Companies are beginning to reconsider certain aspects of how they do business as they adapt to new accounting rules.

At last week’s Compliance Week 2018 conference, partners at Deloitte said certain changes in accounting rules for leases and revenue recognition are driving discussions about whether companies should change the way they manage contracts and compensate certain employees. The discussions seem a little more advanced in the context of new revenue recognition rules, but lease implications are causing some reflection. Even new rules for recognizing loan losses are driving new conversations at financial institutions.

A new, five-step method for when and in what amounts to recognize revenue in financial statements took effect for calendar-year public companies beginning on Jan. 1, 2018. Accounting Standards Codification Topic 606 (or ASC 606) wiped out hundreds of historic prescriptive requirements for how to recognize revenue and replaced them with a single, principles-based, comprehensive method that is intended to make reporting more consistent and more comparable across entities, across sectors, even across jurisdictions.

Now in 2018, public companies are gearing up for the next big accounting change, which brings virtually all leased assets and their related liabilities out of footnotes and onto the face of corporate balance sheets. ASC 842 on leases takes effect for calendar-year public companies on Jan. 1, 2019. Private companies have an additional year on both standards, so they will adopt revenue on Jan. 1, 2019, and then leases a year later.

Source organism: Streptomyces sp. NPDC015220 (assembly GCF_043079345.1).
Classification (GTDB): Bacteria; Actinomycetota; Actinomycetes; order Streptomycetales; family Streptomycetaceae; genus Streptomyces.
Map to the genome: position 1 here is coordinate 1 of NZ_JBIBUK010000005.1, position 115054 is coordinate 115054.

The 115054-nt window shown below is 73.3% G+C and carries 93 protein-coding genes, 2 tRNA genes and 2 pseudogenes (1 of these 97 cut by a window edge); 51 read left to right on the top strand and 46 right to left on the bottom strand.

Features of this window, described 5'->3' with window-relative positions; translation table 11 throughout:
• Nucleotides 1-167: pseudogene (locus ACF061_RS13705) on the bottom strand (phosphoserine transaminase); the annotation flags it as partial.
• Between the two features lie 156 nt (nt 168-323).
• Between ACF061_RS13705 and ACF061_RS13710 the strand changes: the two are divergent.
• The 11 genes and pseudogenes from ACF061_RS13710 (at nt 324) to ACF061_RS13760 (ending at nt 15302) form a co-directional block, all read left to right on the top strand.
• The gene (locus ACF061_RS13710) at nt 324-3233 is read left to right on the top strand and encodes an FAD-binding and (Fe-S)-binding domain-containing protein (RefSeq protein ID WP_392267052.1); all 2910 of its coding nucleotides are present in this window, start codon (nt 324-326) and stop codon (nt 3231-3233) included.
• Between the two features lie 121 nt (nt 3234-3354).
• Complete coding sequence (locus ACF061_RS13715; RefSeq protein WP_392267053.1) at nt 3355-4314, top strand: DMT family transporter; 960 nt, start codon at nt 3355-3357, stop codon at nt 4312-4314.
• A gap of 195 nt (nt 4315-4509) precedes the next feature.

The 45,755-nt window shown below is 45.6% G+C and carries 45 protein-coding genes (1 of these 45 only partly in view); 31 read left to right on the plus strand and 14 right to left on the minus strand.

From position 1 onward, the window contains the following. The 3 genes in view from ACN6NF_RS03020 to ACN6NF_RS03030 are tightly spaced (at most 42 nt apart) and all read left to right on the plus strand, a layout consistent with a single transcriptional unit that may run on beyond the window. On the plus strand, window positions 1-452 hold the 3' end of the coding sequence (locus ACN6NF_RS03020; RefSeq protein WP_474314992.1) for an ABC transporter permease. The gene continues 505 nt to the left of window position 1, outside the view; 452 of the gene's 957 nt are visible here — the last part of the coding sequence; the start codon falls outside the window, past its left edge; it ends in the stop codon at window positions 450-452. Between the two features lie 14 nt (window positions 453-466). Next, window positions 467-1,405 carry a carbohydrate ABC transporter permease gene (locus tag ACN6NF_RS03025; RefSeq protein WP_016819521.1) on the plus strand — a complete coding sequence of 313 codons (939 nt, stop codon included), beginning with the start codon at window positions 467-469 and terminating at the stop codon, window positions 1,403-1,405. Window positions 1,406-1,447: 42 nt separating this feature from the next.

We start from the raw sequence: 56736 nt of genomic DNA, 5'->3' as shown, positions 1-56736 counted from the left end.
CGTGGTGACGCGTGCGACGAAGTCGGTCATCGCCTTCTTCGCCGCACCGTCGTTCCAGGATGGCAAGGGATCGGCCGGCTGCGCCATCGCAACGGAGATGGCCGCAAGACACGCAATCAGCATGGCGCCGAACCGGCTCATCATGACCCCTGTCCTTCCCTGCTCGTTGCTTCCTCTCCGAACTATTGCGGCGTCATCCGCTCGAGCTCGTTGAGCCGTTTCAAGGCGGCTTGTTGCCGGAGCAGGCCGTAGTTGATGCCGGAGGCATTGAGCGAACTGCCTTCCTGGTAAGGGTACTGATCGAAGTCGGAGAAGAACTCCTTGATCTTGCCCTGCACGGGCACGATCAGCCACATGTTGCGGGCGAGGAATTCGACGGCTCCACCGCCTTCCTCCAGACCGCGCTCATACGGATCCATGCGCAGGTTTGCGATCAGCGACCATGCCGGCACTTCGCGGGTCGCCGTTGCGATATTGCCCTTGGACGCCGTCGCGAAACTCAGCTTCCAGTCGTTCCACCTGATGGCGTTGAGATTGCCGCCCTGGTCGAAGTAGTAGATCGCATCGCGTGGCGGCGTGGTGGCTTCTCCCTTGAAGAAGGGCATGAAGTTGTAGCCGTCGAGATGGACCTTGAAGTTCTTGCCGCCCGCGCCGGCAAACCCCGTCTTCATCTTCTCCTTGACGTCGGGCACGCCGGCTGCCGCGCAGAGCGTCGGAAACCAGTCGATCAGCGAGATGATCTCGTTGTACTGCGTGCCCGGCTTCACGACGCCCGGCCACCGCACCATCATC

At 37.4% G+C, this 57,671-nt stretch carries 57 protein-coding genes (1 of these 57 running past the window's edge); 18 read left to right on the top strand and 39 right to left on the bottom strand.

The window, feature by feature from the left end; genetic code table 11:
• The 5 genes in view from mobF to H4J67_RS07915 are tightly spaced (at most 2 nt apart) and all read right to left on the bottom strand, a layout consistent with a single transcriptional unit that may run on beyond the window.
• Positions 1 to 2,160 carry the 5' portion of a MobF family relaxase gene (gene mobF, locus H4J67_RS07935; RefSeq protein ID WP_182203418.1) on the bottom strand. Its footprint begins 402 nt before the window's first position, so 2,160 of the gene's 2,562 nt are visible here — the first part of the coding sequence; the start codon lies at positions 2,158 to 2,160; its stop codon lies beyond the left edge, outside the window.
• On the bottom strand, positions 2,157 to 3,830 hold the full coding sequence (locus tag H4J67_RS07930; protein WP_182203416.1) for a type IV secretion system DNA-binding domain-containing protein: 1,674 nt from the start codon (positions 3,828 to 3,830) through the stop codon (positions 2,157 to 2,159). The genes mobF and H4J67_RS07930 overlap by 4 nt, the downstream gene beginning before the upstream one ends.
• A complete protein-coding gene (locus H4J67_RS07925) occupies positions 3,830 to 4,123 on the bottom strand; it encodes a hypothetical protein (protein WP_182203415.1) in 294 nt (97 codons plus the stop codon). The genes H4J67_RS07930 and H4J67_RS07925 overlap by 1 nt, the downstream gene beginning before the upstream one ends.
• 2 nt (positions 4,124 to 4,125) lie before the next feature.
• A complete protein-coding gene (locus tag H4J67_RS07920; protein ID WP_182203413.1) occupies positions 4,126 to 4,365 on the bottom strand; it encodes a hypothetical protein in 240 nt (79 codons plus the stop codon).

Changes in the way companies recognize revenue are driving discussions about whether companies should more closely examine how they arrive at contracts with customers and whether they should reconsider certain compensation practices, said Chris Chiriatti, a partner at Deloitte & Touche. “Those are the two most impactful areas,” he said.

According to the new rules on revenue recognition, any incremental costs a company incurs to obtain a contract or fulfill a contract that are expected to be recovered over time must be treated as assets, not direct expenses. Sales commissions represent the most common example.

A salary paid to a sales person is an expense, regardless of whether the company wins any particular contract as a result of paying that salary. A commission, however, is a cost typically tied to a specific contract or transaction, which the company will recover over the life of the arrangement. Under the new accounting rules, that means salary is an expense recognized as incurred, but the commission is more like an asset.

Where a commission must be treated as an asset under the new rules, that means it must be added to the balance sheet and amortized, or written down period after period like a depreciating asset, over the expected life of the contract. That caught many companies by surprise as they worked through implementation.

“As companies review their compensation plans and commission structures, they see tremendous variety. So they view this as an opportunity to get some consistency.”

Chris Chiriatti, Partner, Deloitte & Touche

“As companies review their compensation plans and commission structures, they see tremendous variety,” said Chiriatti. “So they view this as an opportunity to get some consistency.”

Companies are also looking at modifications if they don’t like the accounting they get under the new rules. Now that they better understand what will be expensed and what will be capitalized, “to some extent they are modifying (compensation plans) to drive a certain accounting outcome,” Chiriatti said.